Rhegmatogenous retinal detachment

A rhegmatogenous retinal detachment occurs due to a hole, tear, or break in the retina that allows fluid to pass from the vitreous space into the subretinal space between the sensory retina and the retinal pigment epithelium(RPE).

Exudative, serous, or secondary retinal detachment

An exudative retinal detachment occurs due to inflammation, injury or vascular abnomalities that results in fluid accumulation underneath the retina without the presence of a hole, tear, or break.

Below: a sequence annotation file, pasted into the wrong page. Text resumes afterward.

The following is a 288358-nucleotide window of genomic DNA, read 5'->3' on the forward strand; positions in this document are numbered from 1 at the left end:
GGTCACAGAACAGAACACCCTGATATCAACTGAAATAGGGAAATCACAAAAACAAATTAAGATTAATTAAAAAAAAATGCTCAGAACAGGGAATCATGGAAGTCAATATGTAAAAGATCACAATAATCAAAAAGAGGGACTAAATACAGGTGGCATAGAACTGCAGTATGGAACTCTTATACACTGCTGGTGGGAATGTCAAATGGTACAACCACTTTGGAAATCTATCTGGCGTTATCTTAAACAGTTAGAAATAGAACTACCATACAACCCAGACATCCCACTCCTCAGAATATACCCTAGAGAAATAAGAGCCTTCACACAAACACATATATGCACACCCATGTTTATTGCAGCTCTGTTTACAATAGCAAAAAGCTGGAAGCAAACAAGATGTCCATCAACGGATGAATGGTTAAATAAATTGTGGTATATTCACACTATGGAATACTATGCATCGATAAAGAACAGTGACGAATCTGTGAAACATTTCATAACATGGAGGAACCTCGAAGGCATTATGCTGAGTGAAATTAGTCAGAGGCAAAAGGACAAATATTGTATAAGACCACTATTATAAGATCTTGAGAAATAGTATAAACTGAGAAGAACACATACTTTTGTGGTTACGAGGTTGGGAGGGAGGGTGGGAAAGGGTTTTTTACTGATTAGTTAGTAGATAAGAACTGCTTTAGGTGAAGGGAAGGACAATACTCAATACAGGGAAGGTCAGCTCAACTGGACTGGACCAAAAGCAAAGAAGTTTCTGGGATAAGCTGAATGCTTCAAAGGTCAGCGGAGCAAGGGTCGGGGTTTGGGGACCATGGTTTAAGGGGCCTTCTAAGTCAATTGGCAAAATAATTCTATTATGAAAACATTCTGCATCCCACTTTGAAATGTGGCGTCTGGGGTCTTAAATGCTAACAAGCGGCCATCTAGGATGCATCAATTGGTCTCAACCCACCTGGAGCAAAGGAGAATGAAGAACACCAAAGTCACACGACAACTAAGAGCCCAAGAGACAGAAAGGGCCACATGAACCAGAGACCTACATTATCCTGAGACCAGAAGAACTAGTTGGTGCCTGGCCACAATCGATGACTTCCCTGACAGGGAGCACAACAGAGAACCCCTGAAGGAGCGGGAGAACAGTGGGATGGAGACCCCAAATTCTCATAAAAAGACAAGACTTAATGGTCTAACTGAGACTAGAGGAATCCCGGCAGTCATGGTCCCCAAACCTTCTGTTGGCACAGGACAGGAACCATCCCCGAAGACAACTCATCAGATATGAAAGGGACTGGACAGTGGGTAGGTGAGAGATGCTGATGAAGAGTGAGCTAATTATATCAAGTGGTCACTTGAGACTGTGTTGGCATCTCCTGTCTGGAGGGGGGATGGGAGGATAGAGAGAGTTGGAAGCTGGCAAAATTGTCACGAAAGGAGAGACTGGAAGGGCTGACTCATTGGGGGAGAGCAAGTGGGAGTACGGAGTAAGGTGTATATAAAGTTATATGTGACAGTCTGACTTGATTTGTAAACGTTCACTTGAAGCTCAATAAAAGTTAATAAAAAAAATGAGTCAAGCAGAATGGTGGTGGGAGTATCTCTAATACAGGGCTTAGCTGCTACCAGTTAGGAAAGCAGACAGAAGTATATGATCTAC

Tractional retinal detachment

A tractional retinal detachment occurs when fibrovascular tissue, caused by an injury, inflammation or neovascularization, pulls the sensory retina from the retinal pigment epithelium.

A substantial number of retinal detachments result from trauma, including blunt blows to the orbit, penetrating trauma, and concussions to the head. A retrospective Indian study of 500 cases of rhegmatogenous detachments found that 11% were due to trauma, and the gradual onset was the norm, with over 50% presenting more than one month after the inciting injury.